On the night of July 3, 1997, young Andrew Bateson, six years old, suddenly feels listless and feverish as he watches holiday fireworks with his family. Twelve hours later, he lies in a coma, near death at Providence's state-of-the-art children's hospital. The diagnosis is bacterial meningitis, one of the fastest infections killers known. Anderew is given little chance of survival, but because of a local surge in meningitis cases the prior year, his doctors are among the nation's best at fighting the disease. Over the next three weeks, the hospital wages a minute-by-minute battle to keep him alive. Overwhelmed, Andrew's parents pull away from each other-common in a pediatric intensive care unit-and their friends wonder if the marriage will survive. Andrew's father withdraws into anger, questioning God. Award-winning journalist Mark Patinkin brings alive the fight to save Andrew. It's a story about comebacks, about doctors who take on one of the most relentless of diseases, and parents who at first lose faith, then use it to "will" their child to live, even as they struggle with an unraveling marriage.
Est. Packaging Dimensions: Length: 9.06" Width: 6.3" Height: 1.18"
Weight: 1.23 lbs.
Release Date Sep 30, 2005
Publisher Center Street
Availability 22 units.
Availability accurate as of Sep 24, 2017 11:55.
Usually ships within one to two business days from New Kensington, PA.
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Reviews - What do our customers think?
|Up and Running Jan 9, 2007|
|This true life story brought a full expierence of emotions to the reader. It captured the professional and personal side of the health care providers as they strived to help the patient and family. You feel yourself willing on the patient, doctors, nurses and the family as they all struggled emotionally and physically to overcome this devastating decease. This was a must read for our whole family.|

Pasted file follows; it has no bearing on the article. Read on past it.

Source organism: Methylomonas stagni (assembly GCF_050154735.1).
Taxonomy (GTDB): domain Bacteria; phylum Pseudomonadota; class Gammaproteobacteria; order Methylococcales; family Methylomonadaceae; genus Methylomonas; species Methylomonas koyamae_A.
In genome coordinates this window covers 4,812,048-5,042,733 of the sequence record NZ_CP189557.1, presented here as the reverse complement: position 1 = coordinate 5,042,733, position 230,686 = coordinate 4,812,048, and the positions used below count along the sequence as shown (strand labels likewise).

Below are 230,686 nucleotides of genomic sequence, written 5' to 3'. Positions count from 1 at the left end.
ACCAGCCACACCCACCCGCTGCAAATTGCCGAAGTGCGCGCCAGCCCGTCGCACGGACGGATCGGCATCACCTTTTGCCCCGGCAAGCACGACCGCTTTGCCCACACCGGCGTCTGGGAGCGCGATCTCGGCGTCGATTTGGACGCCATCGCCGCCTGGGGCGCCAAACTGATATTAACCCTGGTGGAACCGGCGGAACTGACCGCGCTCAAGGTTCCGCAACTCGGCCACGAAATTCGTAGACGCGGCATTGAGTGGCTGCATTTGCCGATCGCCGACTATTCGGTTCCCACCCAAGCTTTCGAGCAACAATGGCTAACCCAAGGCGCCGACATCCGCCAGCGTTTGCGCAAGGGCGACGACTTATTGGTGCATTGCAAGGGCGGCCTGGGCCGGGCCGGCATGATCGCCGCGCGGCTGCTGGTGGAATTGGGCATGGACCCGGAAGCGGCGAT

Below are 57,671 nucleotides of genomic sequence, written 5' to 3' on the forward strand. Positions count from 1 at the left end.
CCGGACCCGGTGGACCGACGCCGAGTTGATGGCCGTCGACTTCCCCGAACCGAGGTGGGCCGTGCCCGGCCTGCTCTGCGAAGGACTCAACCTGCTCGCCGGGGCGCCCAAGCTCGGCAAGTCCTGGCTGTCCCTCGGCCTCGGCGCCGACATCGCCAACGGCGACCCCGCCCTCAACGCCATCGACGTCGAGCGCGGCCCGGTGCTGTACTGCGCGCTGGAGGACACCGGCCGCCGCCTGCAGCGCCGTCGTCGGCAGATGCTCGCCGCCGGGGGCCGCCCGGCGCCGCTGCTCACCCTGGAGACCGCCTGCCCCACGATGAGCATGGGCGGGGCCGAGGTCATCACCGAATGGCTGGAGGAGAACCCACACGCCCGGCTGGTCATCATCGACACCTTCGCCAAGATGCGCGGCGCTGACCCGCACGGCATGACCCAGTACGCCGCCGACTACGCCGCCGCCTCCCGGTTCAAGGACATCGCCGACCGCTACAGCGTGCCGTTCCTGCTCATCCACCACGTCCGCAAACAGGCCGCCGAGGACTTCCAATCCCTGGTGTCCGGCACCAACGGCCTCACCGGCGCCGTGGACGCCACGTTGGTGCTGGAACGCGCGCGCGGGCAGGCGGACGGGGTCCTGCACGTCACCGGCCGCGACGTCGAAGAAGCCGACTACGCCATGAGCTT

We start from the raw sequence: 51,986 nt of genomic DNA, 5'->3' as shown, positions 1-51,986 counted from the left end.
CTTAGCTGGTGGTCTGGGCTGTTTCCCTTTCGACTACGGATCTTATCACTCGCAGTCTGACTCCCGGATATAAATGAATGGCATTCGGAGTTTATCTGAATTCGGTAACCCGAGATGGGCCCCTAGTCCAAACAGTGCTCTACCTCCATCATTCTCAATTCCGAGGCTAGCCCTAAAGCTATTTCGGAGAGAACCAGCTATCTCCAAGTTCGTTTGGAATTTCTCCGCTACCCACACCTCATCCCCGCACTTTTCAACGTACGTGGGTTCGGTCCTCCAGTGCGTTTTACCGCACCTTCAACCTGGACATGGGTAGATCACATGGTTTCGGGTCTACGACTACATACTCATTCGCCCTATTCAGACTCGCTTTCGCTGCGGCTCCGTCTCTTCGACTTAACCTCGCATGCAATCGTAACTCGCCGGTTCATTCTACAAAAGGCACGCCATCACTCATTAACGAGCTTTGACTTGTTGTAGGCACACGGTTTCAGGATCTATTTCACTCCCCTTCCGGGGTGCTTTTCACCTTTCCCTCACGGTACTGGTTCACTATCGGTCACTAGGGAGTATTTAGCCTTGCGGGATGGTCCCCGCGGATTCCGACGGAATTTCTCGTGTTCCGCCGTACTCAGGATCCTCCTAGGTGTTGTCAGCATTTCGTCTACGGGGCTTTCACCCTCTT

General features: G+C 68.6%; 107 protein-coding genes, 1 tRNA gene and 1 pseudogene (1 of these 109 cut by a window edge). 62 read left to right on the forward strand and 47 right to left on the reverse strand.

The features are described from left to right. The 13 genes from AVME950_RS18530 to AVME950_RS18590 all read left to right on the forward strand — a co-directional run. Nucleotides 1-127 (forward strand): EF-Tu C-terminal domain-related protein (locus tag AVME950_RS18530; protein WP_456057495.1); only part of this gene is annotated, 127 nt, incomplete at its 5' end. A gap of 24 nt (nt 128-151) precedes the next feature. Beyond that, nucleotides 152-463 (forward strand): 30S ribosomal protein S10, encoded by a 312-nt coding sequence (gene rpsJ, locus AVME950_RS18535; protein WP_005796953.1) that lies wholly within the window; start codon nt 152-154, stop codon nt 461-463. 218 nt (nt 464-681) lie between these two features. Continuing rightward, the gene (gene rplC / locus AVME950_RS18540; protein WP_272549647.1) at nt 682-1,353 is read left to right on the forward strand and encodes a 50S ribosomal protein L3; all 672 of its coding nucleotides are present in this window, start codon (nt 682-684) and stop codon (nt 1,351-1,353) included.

|An inspiring story! Aug 10, 2006|
|In 1997,six-year-old Andrew Bateson came down with a severe case of bacterial meningitis,which sent him and his family|
into a frightening ordeal.Mark Patinkin has brilliantly captured their tale of recovery and redemption in this haunting book.Through his powerful,moving,and beautiful writing,the reader really gets to know,understand,and sympathize with the
Batesons.Make no mistake-he does not present them as heroic,
noble "goodies" in any way.We see how Andrew's illness nearly
tears the family apart.But then Patinkin eloquently shows how
it also brought them together again and closer than ever.The Batesons are an inspiration to all of us."Up And Running" is a remarkable achievement.Bravo!
|A young hero who embraces life Nov 27, 2005|
|This book was of personal interest to me because we have been neighbors of the Bateson family since Andrew was 9, three years after his illness. We have witnessed the way he lets absolutely nothing stop him, and we have known his parents to be very positive people. Mark Patinkin's story-telling style is riveting: it is easy to feel that you are walking through the experience with the Bateson family, sharing the gamut of their emotions - hope, fears, anger, questions, and faith. The honesty and transparency of this book will be a help and support to readers who are going through trials. |